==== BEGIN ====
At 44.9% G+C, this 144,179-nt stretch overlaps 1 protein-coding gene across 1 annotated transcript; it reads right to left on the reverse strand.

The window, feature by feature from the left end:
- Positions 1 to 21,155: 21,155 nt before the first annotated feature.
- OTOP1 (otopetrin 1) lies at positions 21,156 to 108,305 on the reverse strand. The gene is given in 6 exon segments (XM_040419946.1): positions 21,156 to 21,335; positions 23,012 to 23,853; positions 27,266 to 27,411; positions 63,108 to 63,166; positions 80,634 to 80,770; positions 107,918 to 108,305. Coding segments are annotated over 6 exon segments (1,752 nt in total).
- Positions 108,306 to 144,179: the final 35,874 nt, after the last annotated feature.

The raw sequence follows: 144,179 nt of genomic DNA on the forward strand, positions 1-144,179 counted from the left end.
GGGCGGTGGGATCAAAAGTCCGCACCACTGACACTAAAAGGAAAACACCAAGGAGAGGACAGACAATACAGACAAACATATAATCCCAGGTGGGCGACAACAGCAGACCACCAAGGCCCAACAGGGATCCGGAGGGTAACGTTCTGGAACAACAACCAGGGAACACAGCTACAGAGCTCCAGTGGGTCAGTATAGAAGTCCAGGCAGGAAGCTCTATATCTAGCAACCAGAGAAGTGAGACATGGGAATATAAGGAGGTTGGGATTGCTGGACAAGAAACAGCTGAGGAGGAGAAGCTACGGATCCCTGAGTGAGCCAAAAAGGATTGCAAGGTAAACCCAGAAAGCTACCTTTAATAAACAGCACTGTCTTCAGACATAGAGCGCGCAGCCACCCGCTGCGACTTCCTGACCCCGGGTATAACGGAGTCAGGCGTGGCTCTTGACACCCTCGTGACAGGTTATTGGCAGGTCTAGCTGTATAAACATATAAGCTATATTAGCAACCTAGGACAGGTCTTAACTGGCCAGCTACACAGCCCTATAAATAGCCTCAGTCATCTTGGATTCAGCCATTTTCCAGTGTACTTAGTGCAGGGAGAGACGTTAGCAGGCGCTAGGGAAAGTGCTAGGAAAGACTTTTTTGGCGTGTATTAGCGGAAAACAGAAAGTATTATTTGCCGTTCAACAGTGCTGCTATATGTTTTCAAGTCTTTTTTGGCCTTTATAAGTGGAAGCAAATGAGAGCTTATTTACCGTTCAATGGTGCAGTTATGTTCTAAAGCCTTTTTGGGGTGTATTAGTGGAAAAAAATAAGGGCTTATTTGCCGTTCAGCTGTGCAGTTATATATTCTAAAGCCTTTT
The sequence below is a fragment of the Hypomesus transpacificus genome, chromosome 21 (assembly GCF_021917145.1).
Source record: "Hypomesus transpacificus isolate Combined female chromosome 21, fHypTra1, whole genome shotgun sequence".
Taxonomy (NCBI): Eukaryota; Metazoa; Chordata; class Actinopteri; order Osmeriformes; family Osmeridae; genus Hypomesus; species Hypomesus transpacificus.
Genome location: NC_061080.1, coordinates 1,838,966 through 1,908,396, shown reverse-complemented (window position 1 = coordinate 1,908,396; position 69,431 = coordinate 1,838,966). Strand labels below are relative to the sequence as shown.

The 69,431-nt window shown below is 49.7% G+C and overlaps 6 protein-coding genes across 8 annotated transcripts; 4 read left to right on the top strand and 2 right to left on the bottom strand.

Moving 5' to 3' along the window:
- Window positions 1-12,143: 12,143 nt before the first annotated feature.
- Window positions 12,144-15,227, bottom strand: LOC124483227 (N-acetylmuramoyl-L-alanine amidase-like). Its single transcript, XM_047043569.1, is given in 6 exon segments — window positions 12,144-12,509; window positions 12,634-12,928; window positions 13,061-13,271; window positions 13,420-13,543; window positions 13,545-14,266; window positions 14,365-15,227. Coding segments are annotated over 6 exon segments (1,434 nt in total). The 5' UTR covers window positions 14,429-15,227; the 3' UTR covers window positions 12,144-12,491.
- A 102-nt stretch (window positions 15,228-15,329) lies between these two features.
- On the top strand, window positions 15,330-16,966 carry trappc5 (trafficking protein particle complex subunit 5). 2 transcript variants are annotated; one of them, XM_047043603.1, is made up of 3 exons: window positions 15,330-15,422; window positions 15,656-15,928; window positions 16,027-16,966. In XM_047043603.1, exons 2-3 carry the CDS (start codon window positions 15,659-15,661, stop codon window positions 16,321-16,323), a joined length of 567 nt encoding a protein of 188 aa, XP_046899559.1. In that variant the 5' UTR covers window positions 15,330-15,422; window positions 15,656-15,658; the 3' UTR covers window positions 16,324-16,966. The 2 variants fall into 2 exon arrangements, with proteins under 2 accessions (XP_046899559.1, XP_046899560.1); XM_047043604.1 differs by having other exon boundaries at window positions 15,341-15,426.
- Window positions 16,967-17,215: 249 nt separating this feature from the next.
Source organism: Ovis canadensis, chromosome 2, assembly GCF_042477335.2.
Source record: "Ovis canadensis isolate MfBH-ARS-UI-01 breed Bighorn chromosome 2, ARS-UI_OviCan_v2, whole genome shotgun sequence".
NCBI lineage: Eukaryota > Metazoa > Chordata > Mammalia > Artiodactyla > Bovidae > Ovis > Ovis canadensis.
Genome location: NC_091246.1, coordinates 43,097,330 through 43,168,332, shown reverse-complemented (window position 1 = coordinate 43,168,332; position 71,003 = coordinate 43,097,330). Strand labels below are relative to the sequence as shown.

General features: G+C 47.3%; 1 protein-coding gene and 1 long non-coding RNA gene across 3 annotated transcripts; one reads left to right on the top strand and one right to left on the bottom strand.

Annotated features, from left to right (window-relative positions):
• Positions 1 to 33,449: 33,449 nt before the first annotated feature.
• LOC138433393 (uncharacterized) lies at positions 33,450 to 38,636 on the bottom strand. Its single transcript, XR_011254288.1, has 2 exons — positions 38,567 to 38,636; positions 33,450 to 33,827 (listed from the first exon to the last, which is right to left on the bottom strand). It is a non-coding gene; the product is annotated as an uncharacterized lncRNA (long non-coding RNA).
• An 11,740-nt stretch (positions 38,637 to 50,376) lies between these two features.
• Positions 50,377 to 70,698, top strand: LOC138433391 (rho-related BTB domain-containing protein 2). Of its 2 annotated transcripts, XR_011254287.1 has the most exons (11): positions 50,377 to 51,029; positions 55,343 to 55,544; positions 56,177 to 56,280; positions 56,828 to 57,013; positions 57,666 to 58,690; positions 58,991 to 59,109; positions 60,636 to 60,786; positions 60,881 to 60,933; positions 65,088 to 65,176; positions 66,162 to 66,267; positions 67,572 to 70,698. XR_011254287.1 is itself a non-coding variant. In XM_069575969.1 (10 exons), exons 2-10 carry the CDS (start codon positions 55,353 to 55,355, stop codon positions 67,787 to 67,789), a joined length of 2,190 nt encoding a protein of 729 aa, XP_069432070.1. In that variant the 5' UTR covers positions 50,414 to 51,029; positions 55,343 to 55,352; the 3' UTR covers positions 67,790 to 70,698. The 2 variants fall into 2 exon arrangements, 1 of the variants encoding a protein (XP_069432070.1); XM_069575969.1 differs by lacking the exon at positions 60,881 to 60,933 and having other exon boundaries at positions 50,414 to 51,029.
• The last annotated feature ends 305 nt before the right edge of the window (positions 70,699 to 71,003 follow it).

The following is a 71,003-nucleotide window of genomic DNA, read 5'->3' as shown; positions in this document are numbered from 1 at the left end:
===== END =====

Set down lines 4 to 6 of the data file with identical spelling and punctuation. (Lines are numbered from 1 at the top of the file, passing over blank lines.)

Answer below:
- OTOP1 (otopetrin 1) lies at positions 21,156 to 108,305 on the reverse strand. The gene is given in 6 exon segments (XM_040419946.1): positions 21,156 to 21,335; positions 23,012 to 23,853; positions 27,266 to 27,411; positions 63,108 to 63,166; positions 80,634 to 80,770; positions 107,918 to 108,305. Coding segments are annotated over 6 exon segments (1,752 nt in total).
- Positions 108,306 to 144,179: the final 35,874 nt, after the last annotated feature.

The raw sequence follows: 144,179 nt of genomic DNA on the forward strand, positions 1-144,179 counted from the left end.